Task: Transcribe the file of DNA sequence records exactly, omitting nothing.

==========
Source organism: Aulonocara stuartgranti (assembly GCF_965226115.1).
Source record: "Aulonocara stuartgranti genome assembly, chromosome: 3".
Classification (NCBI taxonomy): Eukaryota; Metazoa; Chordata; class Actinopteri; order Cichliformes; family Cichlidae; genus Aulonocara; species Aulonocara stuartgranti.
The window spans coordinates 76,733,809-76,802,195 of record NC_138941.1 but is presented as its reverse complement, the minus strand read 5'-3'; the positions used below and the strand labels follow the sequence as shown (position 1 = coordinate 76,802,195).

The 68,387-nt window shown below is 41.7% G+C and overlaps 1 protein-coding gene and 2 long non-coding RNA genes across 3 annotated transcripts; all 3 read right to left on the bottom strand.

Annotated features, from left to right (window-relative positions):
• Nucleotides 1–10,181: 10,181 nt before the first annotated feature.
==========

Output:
Source organism: Aulonocara stuartgranti (assembly GCF_965226115.1).
Source record: "Aulonocara stuartgranti genome assembly, chromosome: 3".
Classification (NCBI taxonomy): Eukaryota; Metazoa; Chordata; class Actinopteri; order Cichliformes; family Cichlidae; genus Aulonocara; species Aulonocara stuartgranti.
The window spans coordinates 76,733,809-76,802,195 of record NC_138941.1 but is presented as its reverse complement, the minus strand read 5'-3'; the positions used below and the strand labels follow the sequence as shown (position 1 = coordinate 76,802,195).

The 68,387-nt window shown below is 41.7% G+C and overlaps 1 protein-coding gene and 2 long non-coding RNA genes across 3 annotated transcripts; all 3 read right to left on the bottom strand.

Annotated features, from left to right (window-relative positions):
• Nucleotides 1–10,181: 10,181 nt before the first annotated feature.